The government, too, seemed keen on the digitisation of the healthcare space but seemed to lose its appetite as it focused on Ayushman Bharat. Take the Integrated Health Information Platform (IHIP)—a health data hub meant to digitise personal healthcare information—for example. A senior executive at one of the three consortiums that sought to build the hub told The Ken in May 2018 that the IHIP file stopped moving once Ayushman Bharat was announced.
The IHIP itself had its roots in the Electronic Health Records (EHR) Standards 2016. The EHR required all patient medical data be uploaded so they could be accessed by any medical personnel, thus promoting interoperability.
While the IHIP is now gone, the EHR Standards 2016 are still only voluntary.
In the private space, however, the digital march was unceasing. Today, there are online pharmacies that deliver drugs to your doorstep, websites that facilitate online consultations with doctors, give you basic and accurate medical information in regional languages, and more.
E-pharmacies, in particular, have had an eventful few years. In October 2015, the Indian Internet Pharmacy Association was set up. The association lobbied for e-pharmacies, seeking regulatory change on the part of the government. At stake was the $13.4-billion market for drug sales, traditionally cornered by small, offline pharmacies.
The Association’s work seems to have paid off. The government released a draft policy for regulating e-pharmacies in 2018. Optimism about the future of e-pharmacies soared. However, the policy is yet to be finalised.
Meanwhile, the government’s vaccination efforts hit a number of stumbling blocks. The vaccination programs—Mission Indradhanush and its subsequent iterations—set a goal of 90% immunisation coverage of India with the government-approved list of vaccines by 2020.
But where can these vaccines be bought?
The three public sector undertakings (PSUs) the government leaned heavily on—Central Research Institute (CRI), Kasauli, BCG Vaccine Laboratory (BCGVL), Chennai and Pasteur Institute of India (PII), Coonoor—were shut down in January 2008.
Consequently, the private Indian vaccine sector grew at a CAGR of 18% to Rs 5,900 crore ($907 million) between 2009 and 2016. Pharma major Pfizer led the way by convincing the government to buy its patented pneumonia vaccine.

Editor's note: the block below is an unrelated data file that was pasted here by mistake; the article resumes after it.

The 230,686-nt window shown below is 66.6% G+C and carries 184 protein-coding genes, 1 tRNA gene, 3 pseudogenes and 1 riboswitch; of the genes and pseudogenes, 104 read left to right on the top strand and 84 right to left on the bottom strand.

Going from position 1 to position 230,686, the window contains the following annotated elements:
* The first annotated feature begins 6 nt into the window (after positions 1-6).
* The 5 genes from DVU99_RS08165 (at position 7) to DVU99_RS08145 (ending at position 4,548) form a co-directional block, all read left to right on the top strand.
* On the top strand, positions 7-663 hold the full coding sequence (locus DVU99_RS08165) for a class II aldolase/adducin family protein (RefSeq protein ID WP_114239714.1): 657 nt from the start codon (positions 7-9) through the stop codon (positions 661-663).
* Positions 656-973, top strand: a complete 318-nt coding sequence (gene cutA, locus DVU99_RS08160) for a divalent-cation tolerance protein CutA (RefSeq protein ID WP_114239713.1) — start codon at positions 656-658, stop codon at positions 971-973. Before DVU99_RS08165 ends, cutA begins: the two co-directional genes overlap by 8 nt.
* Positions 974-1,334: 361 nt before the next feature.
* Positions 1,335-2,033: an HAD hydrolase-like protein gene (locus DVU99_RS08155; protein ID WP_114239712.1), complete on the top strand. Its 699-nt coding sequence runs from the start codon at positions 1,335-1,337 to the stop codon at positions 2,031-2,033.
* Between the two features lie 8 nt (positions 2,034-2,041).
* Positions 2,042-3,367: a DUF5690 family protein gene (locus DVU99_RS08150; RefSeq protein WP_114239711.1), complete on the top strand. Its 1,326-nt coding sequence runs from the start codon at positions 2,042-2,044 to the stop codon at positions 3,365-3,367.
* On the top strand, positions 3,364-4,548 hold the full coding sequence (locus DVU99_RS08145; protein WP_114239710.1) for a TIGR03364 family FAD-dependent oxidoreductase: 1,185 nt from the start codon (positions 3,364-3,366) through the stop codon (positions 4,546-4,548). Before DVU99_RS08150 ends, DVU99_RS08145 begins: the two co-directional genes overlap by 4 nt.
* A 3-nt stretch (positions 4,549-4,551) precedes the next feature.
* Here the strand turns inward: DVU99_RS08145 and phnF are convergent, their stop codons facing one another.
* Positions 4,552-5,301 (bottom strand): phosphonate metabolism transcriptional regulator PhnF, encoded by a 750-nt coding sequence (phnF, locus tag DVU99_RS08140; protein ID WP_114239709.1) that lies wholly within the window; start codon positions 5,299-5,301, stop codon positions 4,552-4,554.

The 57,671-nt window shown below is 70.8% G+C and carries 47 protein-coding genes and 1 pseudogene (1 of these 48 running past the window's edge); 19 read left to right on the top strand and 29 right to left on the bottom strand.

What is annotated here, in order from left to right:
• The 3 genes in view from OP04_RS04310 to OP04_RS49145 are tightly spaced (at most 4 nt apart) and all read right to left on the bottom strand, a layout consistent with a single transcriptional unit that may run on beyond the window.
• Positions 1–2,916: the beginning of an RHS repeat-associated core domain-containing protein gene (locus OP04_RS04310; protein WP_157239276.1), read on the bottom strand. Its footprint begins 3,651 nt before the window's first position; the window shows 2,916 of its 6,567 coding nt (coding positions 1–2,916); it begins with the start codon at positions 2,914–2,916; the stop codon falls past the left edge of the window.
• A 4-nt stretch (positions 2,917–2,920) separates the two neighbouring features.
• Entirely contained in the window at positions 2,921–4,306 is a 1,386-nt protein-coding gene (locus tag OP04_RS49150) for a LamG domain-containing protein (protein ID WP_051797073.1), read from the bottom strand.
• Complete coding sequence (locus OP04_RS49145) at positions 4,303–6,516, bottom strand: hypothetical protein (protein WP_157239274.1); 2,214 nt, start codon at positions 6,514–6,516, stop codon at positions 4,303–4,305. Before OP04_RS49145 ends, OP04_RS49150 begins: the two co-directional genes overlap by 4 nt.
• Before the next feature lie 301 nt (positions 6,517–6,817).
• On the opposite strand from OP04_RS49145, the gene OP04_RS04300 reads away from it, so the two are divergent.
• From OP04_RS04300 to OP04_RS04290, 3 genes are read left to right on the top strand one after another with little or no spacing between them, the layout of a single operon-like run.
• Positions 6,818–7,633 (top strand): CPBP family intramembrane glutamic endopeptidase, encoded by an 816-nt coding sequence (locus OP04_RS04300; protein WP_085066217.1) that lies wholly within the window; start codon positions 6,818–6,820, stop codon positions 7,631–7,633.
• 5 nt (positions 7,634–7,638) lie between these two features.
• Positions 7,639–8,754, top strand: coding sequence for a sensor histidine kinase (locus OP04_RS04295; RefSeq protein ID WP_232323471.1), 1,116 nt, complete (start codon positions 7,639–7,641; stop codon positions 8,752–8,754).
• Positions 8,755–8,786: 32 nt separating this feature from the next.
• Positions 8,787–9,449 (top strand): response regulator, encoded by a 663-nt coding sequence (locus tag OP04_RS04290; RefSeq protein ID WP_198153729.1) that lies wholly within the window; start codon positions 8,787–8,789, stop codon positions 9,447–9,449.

The government’s attempts to move away from the private sector have not gone so well. Over seven years, it pumped about Rs 600 crore ($84.2 million) into condom-maker HLL Lifecare to develop an Integrated Vaccine Complex (IVC). The cost of the IVC has now shot up to over Rs 900 crore ($126.4 million). All without a single vaccine being produced by the facility so far.
With that being the case, the government turned increasingly towards BMGF. The Foundation ‘fixed’ the supply side of the market by doling out grants to major vaccine producers such as the Serum Institute of India. It is hoping that as it exits the country, the government will step in and fix the demand side concerns by buying the vaccines it helped produce.
The government had also set other targets for itself. Eliminate malaria by 2030. Eliminate tuberculosis by 2025, after previous failed targets of 2017 and 2015. Eliminate polio.
While India was declared polio-free in 2014, TB, on the other hand, was a daunting problem, especially with the rise of the superbugs. In fact, India, for the first time, accepted large donations for bedaquiline and delamanid, the first drugs to be approved in 50 years for drug-resistant strains of TB.
With the superbug war well underway in India—Indians are highly resistant to new antibiotics. But there also seems to be a glimmer of hope (which of course comes with a catch). The country now has a first-of-its-kind test to diagnose TB drug resistance, but it is not accessible enough. Yet. The country is also seeing a resurgence of vaccine-preventable diseases.
In the face of all of these challenges, the Indian government is also on the brink of kicking off a healthcare shift in the country. But in the direction of a US-like insurance-driven system, where everything is privatised. This, even when there are indicators that the situation demands a UK-like National Health Service (NHS), where free healthcare is extended at government-operated centres.
The UK consistently outpaces the US when it comes to pivotal health markers like the Infant Mortality Rate (IMR)—4.3, as opposed to 5.8; and the Maternal Mortality Rate (MMR)—7, as opposed to 19. These are 2017 figures.
Despite these signs, is it wise for the government to continue on this path?
All those involved say no, according to our health correspondent Ruhi Kandhari. Pharma companies, insurance providers, device makers, and hospitals are opposed to rapid privatisation in this sector, simply because it is difficult to make a profit from consumers who cannot pay the price of healthcare in the first place.
In addition, this push towards an insurance-driven system might not even be sustainable, they say. The government would have to provide healthcare to those who cannot afford to pay the price to access healthcare otherwise.
Though the insurance sector is growing—the sector is expecting 5X growth, with 600 million insured by 2024—public sector insurance providers are not making any money. And everyone who needs insurance might not even benefit from this move. Ayushman Bharat aims to cover 500 million Indians, but that’s still less than half of India’s total population. Together with the private players, a projected 1.1 billion will be insured, leaving around one-fourth of India’s 1.4 billion-strong population out in the cold.
The Indian government tried to privatise healthcare in the hope that it could cut down on expenditure. But as 2020 rolls around, the government might very well be staring down an expensive healthcare barrel.